Record numbers of Year 6 students are reaching a proficient standard in science but the national report card still reads "must do better".
The latest science results from the national assessment program, released on Thursday, show 58 per cent of Year 6 students achieved the proficient standard.
This is the highest since testing began in 2003 but officials in charge of the program concede that overall it was only an incremental improvement.
"But they are improvements since we first started," ACARA general manager Peter Titmanis told reporters ahead of the 2019 results' release.
For the first time, Year 10 students were also tested for their science literacy, with 50 per cent reaching the proficient standard.
Mr Titmanis said while Year 10 students were about the same age as the 15-year-olds examined in the international PISA tests, the results were not comparable.
The ACARA tests are directly linked to the Australian curriculum and are pitched at a higher level than the international ones.
Unlike the national literacy and numeracy tests, the science assessments don't have a minimum level students are benchmarked against.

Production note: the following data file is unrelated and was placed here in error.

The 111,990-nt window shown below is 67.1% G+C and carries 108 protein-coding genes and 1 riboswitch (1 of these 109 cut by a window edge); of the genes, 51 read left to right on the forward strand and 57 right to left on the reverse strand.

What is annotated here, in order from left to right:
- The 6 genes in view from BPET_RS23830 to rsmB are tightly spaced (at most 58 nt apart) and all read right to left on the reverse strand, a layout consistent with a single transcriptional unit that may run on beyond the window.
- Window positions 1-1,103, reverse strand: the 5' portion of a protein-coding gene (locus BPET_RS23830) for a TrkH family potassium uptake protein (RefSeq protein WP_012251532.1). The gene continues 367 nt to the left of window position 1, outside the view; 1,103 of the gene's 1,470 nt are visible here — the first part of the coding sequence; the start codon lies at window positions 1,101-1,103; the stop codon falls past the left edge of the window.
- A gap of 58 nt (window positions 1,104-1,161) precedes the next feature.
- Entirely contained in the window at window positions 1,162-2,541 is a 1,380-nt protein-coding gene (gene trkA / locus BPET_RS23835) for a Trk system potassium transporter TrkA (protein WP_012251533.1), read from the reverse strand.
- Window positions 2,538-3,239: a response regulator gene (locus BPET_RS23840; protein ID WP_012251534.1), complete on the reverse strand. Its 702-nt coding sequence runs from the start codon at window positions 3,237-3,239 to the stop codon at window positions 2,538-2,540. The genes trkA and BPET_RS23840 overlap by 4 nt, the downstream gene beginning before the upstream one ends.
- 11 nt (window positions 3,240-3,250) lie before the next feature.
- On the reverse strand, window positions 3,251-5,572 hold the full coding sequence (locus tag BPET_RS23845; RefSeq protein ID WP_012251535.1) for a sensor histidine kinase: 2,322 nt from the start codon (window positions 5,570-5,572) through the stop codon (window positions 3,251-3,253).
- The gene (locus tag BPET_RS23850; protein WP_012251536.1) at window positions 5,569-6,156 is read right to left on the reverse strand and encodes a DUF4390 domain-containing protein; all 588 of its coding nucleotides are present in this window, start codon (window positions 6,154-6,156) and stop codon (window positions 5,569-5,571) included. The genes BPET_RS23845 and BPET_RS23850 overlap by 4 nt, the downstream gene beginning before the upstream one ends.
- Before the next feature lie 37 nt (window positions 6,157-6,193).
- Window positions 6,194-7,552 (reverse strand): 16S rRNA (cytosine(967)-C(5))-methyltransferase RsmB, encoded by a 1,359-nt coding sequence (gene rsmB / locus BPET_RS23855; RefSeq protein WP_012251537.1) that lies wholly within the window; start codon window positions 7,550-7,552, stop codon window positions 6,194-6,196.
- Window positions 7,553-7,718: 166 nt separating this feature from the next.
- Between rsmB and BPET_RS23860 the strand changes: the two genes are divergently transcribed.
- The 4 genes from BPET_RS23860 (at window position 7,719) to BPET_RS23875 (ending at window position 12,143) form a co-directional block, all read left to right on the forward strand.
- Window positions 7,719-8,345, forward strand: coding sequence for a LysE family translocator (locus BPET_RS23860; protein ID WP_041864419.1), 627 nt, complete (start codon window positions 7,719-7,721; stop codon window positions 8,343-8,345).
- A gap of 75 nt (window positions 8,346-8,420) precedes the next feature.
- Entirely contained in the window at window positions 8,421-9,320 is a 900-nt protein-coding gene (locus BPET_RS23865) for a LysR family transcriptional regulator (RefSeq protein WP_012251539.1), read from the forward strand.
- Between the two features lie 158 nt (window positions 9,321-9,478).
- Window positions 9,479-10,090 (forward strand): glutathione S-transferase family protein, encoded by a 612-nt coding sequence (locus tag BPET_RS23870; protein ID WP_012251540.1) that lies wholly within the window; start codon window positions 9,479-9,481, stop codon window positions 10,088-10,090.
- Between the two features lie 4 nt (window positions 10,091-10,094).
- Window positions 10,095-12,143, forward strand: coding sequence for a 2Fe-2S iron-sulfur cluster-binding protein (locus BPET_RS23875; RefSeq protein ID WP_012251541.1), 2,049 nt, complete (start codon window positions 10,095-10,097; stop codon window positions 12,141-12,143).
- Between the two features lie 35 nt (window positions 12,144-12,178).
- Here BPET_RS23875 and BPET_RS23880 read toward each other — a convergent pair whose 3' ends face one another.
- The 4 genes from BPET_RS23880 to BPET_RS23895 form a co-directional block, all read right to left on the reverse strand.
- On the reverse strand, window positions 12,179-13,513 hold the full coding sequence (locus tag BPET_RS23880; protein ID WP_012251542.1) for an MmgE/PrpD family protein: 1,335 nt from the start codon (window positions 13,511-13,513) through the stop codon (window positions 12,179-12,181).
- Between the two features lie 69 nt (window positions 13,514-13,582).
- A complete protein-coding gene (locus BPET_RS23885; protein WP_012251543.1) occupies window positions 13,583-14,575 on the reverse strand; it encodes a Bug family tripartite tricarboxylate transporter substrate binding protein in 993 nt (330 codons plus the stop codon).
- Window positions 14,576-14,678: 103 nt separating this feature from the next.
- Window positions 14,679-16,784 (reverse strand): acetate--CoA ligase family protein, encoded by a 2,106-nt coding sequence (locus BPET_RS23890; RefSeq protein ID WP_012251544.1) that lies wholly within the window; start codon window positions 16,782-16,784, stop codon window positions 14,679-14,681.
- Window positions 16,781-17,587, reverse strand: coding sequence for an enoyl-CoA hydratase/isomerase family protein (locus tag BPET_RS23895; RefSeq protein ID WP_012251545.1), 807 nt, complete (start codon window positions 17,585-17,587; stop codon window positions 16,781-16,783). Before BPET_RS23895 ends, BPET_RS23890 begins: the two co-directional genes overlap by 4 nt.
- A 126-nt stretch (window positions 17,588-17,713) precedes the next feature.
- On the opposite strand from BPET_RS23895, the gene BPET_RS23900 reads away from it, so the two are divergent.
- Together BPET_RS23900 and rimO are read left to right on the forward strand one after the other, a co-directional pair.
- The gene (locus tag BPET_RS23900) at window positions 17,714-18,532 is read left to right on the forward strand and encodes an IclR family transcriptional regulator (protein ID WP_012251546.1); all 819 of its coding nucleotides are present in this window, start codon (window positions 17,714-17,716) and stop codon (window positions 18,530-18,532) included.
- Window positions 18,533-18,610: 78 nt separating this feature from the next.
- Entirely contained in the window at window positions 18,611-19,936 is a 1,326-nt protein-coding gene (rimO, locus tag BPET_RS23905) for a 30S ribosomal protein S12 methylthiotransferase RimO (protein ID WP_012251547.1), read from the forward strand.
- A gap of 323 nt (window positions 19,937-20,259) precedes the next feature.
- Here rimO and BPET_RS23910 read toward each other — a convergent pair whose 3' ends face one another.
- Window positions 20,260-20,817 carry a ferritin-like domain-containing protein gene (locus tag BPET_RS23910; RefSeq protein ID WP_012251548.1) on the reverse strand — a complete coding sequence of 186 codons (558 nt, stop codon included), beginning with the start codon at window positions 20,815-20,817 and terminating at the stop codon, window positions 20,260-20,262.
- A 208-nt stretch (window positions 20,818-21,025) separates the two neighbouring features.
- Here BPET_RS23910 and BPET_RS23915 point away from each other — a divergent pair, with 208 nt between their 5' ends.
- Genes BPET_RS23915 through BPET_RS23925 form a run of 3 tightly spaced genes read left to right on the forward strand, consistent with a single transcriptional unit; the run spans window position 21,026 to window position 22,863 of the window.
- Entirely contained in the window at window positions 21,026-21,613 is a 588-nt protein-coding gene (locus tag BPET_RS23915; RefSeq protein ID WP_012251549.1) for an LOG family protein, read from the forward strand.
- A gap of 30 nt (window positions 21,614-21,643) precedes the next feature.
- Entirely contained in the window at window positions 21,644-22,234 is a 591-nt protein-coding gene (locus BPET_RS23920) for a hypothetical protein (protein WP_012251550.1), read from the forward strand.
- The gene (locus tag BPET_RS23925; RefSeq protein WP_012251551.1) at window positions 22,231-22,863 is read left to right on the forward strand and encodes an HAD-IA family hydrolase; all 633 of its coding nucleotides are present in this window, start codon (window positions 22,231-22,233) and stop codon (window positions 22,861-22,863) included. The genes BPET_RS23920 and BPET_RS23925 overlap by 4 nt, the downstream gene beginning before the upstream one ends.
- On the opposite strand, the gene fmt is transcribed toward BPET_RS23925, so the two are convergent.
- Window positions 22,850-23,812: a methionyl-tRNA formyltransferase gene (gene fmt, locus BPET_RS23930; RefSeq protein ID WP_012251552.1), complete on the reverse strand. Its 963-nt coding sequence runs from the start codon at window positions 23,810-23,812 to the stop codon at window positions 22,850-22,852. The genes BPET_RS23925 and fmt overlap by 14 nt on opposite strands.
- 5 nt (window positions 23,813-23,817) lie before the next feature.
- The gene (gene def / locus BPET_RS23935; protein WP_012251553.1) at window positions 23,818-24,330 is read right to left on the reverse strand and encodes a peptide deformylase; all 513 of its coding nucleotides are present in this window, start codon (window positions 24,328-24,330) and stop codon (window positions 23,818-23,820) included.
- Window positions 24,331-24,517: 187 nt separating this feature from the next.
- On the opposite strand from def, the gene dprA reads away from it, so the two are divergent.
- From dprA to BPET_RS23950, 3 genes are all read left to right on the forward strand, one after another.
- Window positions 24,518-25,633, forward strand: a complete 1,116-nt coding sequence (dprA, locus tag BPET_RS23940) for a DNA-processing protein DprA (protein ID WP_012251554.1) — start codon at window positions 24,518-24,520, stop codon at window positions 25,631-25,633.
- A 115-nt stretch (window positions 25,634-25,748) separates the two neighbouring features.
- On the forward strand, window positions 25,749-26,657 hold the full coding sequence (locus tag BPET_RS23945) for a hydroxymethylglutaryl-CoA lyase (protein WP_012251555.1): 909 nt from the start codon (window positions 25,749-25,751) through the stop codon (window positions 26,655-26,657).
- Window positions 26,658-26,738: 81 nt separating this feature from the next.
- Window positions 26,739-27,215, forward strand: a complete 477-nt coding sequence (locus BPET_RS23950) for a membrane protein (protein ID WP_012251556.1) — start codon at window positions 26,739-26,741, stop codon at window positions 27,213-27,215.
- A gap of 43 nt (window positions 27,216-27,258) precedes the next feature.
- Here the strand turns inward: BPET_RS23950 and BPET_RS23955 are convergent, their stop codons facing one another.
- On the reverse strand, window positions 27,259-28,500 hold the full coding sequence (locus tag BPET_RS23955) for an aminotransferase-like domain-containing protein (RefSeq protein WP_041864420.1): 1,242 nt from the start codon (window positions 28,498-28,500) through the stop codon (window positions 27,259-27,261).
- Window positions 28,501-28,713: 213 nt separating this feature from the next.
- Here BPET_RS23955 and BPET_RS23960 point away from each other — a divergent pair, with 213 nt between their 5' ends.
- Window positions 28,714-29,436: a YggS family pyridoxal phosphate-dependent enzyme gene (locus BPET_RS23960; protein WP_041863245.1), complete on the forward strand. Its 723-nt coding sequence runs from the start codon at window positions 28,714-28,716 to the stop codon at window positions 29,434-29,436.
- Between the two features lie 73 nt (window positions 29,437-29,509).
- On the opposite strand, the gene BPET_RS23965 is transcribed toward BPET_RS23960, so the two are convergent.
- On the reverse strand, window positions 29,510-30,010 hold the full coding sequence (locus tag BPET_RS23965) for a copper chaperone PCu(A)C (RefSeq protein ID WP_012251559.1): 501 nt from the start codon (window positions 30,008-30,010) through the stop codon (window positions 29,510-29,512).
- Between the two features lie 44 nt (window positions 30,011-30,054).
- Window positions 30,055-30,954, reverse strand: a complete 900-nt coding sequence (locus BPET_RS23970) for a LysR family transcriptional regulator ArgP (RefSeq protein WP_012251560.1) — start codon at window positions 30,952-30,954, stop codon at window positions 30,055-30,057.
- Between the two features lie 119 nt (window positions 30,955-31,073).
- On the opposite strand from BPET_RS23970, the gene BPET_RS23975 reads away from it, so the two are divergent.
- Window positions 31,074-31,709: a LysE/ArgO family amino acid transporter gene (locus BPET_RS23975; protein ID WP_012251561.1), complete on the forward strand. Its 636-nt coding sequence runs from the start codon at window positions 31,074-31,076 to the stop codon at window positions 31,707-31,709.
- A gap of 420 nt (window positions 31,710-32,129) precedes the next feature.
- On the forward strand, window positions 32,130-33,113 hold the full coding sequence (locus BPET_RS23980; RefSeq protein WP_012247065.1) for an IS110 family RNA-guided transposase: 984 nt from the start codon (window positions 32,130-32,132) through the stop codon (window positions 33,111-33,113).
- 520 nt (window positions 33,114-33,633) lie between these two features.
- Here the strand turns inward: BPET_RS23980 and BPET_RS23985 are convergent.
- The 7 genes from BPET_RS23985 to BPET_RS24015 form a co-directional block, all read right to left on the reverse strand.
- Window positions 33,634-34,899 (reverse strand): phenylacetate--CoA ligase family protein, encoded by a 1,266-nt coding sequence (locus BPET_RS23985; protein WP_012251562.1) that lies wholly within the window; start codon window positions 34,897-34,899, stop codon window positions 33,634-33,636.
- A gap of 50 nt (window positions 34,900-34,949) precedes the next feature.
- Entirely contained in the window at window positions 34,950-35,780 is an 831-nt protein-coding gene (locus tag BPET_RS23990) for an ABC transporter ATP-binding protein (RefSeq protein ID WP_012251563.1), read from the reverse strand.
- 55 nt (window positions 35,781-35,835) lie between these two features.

Instead, proficiency is defined as "challenging but reasonable" while recognising not everyone is expected to master all concepts.
"We (want) to see the performance of students increase around the proficient standard but it is a challenging but reasonable expectation for the students," Mr Titmanis said.
Education Minister Dan Tehan said it was clear from the results there was more work needed to improve science education in schools.
"If this was a report card it would say, 'must do better'," he said.
"Strong science skills must be a key feature of our education system because STEM skills will drive the jobs of the future."
The assessment also includes a survey of student attitudes towards science and asking what their lessons involve.
Mr Titmanis said it was encouraging to see 85 per cent of Year 6 students respond they would like to study more science, and nearly two-thirds say it would be interesting to be a scientist.
"That's a positive attitude," he said.
But just a quarter of Year 6 students and one-fifth of Year 10s said guest speakers came to their school to discuss science topics.
© AAP 2020